But the Worlds are special. The first round is played over ten frames – as many as the final in the next most prestigious competition – and rather than the usual week, it lasts for 17 magical days, from morning until night. This bestows upon us the opportunity to, figuratively at least, put away our lives and concentrate. Of course, work and family still exist, but only in the context of the snooker and without anything like the same intensity. There is no joy on earth like watching the BBC’s shot of the championship compilation to discover that not only did you see most of them live, but that you have successfully predicted the shortlist.

It is true that people competing at anything provides compelling drama, emotion, pathos and bathos - the Olympics proves this every four years. But there is something uniquely nourishing about longform snooker, which is why it has sustained for decades without significant alteration.

The game relies on a steady arm, which relies on a steady nerve. The result is a slow creeping tension needs time and space to be properly enjoyed and endured. Most frequently, snooker is grouped with darts as a non-athletic sport, instead testing fine motor skills and the ability to calculate angles, velocity and forthcoming shots. However, its tempo and depth is more similar to Test cricket – except snooker trusts so much in its magnificence that it refuses to compromise the values which underpin it.

Alfred Hitchcock once explained that if two people are talking and a bomb explodes without warning, it constitutes surprise; but if two people are talking and all the while a ticking bomb is visible under the table, it constitutes suspense. “In these conditions,” he said, “The same innocuous conversation becomes fascinating because the public is participating in the scene. The audience is longing to warn the characters on the screen: ‘You shouldn't be talking about such trivial matters. There is a bomb beneath you and it is about to explode!’”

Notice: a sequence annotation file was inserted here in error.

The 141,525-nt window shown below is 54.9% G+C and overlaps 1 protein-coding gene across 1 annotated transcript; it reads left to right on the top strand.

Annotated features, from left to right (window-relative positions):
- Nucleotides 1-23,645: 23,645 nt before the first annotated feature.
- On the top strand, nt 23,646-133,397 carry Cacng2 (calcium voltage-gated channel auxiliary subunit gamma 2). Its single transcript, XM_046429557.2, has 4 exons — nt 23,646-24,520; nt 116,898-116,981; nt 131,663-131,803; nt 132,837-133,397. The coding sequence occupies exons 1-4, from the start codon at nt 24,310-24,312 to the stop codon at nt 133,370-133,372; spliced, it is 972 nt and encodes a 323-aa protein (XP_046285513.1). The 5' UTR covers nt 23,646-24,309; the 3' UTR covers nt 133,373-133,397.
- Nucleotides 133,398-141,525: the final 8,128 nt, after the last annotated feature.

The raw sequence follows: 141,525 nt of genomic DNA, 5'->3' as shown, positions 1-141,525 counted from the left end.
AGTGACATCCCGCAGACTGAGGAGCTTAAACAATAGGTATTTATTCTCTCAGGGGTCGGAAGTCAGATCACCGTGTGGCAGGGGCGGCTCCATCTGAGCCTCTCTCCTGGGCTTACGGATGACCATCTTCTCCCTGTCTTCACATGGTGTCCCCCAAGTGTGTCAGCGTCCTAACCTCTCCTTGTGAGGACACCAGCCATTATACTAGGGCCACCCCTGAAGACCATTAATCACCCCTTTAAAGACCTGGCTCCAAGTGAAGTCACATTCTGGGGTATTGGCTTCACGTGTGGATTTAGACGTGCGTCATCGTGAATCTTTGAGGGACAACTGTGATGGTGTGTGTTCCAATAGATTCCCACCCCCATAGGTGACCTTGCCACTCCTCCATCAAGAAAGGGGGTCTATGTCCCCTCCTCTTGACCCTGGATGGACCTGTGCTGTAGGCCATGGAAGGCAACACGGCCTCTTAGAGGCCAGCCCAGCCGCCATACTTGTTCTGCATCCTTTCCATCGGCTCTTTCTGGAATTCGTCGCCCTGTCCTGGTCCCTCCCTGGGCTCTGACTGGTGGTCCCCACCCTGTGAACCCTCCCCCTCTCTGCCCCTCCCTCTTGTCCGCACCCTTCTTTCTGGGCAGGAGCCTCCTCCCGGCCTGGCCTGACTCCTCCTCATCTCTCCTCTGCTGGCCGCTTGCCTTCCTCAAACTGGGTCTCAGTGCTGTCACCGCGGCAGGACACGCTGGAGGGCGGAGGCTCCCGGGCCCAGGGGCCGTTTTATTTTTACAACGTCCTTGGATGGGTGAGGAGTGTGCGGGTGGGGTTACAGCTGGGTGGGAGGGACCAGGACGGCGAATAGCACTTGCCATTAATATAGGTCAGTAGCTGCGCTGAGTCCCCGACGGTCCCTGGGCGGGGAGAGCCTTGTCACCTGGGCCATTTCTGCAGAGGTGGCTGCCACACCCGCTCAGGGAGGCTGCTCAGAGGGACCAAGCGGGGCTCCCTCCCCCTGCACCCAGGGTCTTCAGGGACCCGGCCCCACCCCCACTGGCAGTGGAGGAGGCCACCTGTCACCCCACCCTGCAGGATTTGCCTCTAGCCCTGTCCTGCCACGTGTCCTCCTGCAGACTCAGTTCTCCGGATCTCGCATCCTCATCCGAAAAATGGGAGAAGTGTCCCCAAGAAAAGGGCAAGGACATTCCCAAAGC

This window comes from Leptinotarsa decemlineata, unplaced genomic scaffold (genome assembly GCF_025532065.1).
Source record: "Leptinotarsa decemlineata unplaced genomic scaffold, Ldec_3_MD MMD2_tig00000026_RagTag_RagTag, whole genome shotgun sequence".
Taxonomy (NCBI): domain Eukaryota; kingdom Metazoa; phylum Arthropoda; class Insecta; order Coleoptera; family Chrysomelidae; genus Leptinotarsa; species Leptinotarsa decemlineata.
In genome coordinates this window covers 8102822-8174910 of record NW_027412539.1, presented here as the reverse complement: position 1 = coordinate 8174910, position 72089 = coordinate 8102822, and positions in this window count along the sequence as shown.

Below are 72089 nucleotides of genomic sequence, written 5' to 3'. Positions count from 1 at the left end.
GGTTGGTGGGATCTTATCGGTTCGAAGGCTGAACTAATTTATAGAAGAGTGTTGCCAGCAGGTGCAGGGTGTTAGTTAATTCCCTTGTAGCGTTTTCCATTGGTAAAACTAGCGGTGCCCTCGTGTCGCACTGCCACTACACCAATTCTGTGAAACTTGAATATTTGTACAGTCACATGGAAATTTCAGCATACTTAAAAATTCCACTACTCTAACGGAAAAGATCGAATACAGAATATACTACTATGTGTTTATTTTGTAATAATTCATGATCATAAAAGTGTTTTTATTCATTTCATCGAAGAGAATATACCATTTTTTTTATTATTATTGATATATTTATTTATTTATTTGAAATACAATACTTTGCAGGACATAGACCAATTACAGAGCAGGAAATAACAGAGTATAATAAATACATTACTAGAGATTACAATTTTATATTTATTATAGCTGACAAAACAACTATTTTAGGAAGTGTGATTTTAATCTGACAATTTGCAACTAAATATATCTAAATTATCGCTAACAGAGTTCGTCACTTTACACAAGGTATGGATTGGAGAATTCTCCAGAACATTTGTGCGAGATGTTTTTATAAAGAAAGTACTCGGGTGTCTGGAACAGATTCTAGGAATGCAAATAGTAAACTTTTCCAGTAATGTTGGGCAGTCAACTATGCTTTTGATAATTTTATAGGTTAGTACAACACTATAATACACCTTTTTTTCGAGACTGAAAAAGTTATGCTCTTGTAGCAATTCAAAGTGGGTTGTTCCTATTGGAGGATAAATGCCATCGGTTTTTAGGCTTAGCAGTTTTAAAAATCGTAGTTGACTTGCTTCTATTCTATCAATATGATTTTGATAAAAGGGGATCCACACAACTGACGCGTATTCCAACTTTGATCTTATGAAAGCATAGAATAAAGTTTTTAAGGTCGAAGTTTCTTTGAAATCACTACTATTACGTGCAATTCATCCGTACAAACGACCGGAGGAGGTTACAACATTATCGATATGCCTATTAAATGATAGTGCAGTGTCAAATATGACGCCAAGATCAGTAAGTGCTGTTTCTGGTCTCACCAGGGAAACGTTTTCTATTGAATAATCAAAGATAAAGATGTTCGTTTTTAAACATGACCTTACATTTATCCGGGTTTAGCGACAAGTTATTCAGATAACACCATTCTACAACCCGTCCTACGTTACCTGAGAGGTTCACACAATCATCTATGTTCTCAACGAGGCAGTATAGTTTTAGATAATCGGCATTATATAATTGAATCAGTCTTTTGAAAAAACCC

Such is snooker. In more or less every break, there will at some point be at least one difficult shot, loss of position or bad contact – and there will always be pressure. Add to that the broken flow of things – time spent waiting for the balls to stop, time spent prowling around the table, time spent sizing up the table, time spent cleaning the white, time spent waiting for a turn – and the ability for things to go wrong is constantly in contemplation.

All the more so in Sheffield’s Crucible Theatre. This venue, in its 40th year of hosting the competition, is elemental to its success. Place is crucial to storytelling, and even the word “Crucible” – whether “a ceramic or metal container in which metals or other substances may be melted or subjected to very high temperatures,” “a situation of severe trial”, or Arthur Miller’s searing play – conjures images of destruction, injustice and nakedness. And the actual Crucible is perhaps the most atmospheric arena in sport - intimate, quiet, and home to a legendarily knowledgeable audience, able to calculate when a player has secured a frame simply by listening to commentary through an earpiece and applauding as soon as the information is communicated to them.

To temper the stress, snooker is also something incredibly comforting. This is partly rooted in its scheduling. Working day and late-night sport is illicit and conspiratorial, while its presence in revision season has entire cohorts committing to “just one more quick frame”, and “just one more quick spliff”. But most powerfully of all, world championship snooker triggers memory and nostalgia, a rare example of something that hasn’t changed, as captivating now as it was in childhood.

This wistfulness is complemented by sensory pleasure of the lushest order. The colours of both baize and balls are the brightest, most engaging iterations imaginable, while the click of cue on ball, the clunk of ball on ball and the clack of ball on pocket is deep and musical; omnipresent and predictable, they combine for a soundtrack that one might play to a baby in the womb, instead of whale music or Megadeth.